Alma refers to the scriptures themselves as "very small means [by which] the Lord doth confound the wise and bringeth about the salvation of many souls" (Alma 37: 7). The scriptures are physically small, and -- with the benefit of modern e-book technology -- are getting smaller all the time! I've got a whole library of scriptures on my Kindle -- not just the LDS standard works, but the Dead Sea Scrolls, the Nag Hammadi Library, the Books of Enoch, the History of the Church, the Teachings of the Prophet Joseph Smith, the Discourses of Brigham Young, and so on and on.

The scriptures are fascinating as physical, historical artifacts. They tell us much about the times and places that produced them, and offer a wealth of physical, material and historical information, if we know how to glean such information from their pages. Many scholars have, in fact, devoted their lives to studying the scriptures as historical documents. But to look at them solely in this fashion is, in essence, to reduce them to physical objects alone, having no more than mere physical interest.

The reason the scriptures are so vitally important to us is precisely for reasons that have nothing to do with reading them in this fashion. When we approach the scriptures in a spirit of prayer and faith and hope, the scriptures are able to transcend their mundane physical nature. The Spirit can use the stories, ideas and principles in the scriptures to open our minds up to heavenly and spiritual worlds previously inaccessible. Through the scriptures, the Spirit can help us to see humanity and creation in the context of their fullest potential; and to see ourselves in our own fullest potential. The scriptures, in other words, become a physical vehicle, a physical means by which the Spirit can open up wider understandings to us than are available just in the letter of the scriptures. In this sense, the scriptures are, like the Urim and Thummim described by Joseph Smith, translucent: light shines as much through them as from them.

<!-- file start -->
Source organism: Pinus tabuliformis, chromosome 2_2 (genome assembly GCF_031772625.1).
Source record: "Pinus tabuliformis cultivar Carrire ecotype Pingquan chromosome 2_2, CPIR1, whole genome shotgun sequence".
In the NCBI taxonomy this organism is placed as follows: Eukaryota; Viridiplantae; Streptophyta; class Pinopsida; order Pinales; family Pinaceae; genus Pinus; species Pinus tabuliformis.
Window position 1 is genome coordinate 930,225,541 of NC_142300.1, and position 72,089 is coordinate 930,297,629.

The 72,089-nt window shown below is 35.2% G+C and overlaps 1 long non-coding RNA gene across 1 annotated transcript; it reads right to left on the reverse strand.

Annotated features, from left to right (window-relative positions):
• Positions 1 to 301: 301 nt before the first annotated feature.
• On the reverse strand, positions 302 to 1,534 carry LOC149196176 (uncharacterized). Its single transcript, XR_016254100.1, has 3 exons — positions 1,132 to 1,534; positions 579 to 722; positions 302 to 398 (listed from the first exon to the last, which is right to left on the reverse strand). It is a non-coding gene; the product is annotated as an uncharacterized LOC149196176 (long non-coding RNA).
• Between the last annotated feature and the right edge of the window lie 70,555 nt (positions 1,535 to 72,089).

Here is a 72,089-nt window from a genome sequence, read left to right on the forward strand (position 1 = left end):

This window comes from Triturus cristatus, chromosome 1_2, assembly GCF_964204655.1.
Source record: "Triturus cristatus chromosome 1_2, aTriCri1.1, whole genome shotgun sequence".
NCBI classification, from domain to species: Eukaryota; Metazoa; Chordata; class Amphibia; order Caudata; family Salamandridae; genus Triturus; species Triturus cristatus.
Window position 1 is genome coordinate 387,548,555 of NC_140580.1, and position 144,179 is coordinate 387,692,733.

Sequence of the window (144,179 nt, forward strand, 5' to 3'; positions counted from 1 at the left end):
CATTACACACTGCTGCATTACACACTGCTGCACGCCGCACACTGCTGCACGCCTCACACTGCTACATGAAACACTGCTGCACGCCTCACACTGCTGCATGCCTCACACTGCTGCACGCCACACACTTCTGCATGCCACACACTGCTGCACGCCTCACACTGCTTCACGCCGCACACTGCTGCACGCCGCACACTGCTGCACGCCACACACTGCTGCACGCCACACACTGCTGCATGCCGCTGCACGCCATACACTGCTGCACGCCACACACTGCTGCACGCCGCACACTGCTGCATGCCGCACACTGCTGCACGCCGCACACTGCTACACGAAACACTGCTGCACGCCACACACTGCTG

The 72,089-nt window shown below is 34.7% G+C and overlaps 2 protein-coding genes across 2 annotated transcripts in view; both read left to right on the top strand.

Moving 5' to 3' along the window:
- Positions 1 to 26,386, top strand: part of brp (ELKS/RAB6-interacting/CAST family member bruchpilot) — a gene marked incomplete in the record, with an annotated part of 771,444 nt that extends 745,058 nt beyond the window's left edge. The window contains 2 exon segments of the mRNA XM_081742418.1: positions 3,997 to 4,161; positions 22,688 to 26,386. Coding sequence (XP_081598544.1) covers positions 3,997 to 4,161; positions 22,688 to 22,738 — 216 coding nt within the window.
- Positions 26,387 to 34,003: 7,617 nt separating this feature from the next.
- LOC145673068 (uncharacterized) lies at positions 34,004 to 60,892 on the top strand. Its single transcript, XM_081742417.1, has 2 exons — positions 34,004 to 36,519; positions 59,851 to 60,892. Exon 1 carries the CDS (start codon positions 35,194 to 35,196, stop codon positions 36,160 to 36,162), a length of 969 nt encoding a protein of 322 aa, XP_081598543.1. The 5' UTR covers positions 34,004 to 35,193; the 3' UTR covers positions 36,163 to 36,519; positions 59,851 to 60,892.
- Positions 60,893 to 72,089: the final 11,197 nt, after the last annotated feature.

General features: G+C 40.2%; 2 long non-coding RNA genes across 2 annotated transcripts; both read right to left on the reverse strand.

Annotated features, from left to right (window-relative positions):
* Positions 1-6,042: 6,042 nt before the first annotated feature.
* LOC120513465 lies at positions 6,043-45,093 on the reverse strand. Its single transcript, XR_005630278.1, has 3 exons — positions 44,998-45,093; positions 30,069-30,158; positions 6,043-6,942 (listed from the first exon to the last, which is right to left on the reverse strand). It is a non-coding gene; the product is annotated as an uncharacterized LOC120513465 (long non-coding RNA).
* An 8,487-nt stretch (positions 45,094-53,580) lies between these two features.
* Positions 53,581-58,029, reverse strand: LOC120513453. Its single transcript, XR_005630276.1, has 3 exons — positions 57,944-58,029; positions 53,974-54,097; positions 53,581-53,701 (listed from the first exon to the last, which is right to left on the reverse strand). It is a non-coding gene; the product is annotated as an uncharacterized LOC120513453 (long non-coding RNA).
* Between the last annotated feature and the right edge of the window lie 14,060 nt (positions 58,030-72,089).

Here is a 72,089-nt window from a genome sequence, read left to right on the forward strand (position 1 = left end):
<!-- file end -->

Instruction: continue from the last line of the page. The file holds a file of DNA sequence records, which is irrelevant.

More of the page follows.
In order for the scriptures to function for us in this translucent fashion, we too must, to a certain extent, be translucent. The light of the Spirit needs to be able to shine through us. Much in life of what I think of as "sin" are distractions, that cause is to forget what's important. Sin is like junk that clogs up our mind and body, preventing this light from passing through. Just like the actual Urim and Thummim, just like the physical scriptures, we ourselves are physical beings with transcendent capacities. If we think of ourselves as Urim and Thummim, as crystalline beings through whom the light of God can shine, then sin is basically like dirt on the windows of our soul.